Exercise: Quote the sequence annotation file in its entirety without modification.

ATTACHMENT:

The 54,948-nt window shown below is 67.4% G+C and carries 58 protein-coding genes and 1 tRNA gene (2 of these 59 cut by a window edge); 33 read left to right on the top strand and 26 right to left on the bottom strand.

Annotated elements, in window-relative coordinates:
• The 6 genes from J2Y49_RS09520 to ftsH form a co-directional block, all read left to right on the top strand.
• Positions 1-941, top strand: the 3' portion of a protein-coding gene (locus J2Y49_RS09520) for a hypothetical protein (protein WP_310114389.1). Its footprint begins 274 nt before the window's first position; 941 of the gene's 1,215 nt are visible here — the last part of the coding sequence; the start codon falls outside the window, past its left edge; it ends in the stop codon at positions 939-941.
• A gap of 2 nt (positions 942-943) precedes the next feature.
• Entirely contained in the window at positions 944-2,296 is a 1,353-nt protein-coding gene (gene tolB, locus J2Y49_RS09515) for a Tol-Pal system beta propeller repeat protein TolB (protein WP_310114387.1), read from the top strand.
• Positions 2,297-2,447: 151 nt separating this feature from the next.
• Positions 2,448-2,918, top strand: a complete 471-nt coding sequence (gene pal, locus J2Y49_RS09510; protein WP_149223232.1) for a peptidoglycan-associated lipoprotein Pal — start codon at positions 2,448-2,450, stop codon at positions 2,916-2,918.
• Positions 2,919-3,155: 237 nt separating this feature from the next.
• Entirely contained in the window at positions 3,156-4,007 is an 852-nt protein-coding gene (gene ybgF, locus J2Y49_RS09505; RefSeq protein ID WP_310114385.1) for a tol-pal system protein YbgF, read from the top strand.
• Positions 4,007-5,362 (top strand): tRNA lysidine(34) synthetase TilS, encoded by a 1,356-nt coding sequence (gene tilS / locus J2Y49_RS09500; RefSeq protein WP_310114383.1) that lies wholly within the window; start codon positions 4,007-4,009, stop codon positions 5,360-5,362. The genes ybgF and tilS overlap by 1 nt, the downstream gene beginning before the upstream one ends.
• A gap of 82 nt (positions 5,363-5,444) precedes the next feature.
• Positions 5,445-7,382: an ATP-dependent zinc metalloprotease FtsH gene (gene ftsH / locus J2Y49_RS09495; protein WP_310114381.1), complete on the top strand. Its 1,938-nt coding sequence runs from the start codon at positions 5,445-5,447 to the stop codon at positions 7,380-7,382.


The 54,948-nt window shown below is 67.4% G+C and carries 58 protein-coding genes and 1 tRNA gene (2 of these 59 cut by a window edge); 33 read left to right on the top strand and 26 right to left on the bottom strand.

Annotated elements, in window-relative coordinates:
• The 6 genes from J2Y49_RS09520 to ftsH form a co-directional block, all read left to right on the top strand.
• Positions 1-941, top strand: the 3' portion of a protein-coding gene (locus J2Y49_RS09520) for a hypothetical protein (protein WP_310114389.1). Its footprint begins 274 nt before the window's first position; 941 of the gene's 1,215 nt are visible here — the last part of the coding sequence; the start codon falls outside the window, past its left edge; it ends in the stop codon at positions 939-941.
• A gap of 2 nt (positions 942-943) precedes the next feature.
• Entirely contained in the window at positions 944-2,296 is a 1,353-nt protein-coding gene (gene tolB, locus J2Y49_RS09515) for a Tol-Pal system beta propeller repeat protein TolB (protein WP_310114387.1), read from the top strand.
• Positions 2,297-2,447: 151 nt separating this feature from the next.
• Positions 2,448-2,918, top strand: a complete 471-nt coding sequence (gene pal, locus J2Y49_RS09510; protein WP_149223232.1) for a peptidoglycan-associated lipoprotein Pal — start codon at positions 2,448-2,450, stop codon at positions 2,916-2,918.
• Positions 2,919-3,155: 237 nt separating this feature from the next.
• Entirely contained in the window at positions 3,156-4,007 is an 852-nt protein-coding gene (gene ybgF, locus J2Y49_RS09505; RefSeq protein ID WP_310114385.1) for a tol-pal system protein YbgF, read from the top strand.
• Positions 4,007-5,362 (top strand): tRNA lysidine(34) synthetase TilS, encoded by a 1,356-nt coding sequence (gene tilS / locus J2Y49_RS09500; RefSeq protein WP_310114383.1) that lies wholly within the window; start codon positions 4,007-4,009, stop codon positions 5,360-5,362. The genes ybgF and tilS overlap by 1 nt, the downstream gene beginning before the upstream one ends.
• A gap of 82 nt (positions 5,363-5,444) precedes the next feature.
• Positions 5,445-7,382: an ATP-dependent zinc metalloprotease FtsH gene (gene ftsH / locus J2Y49_RS09495; protein WP_310114381.1), complete on the top strand. Its 1,938-nt coding sequence runs from the start codon at positions 5,445-5,447 to the stop codon at positions 7,380-7,382.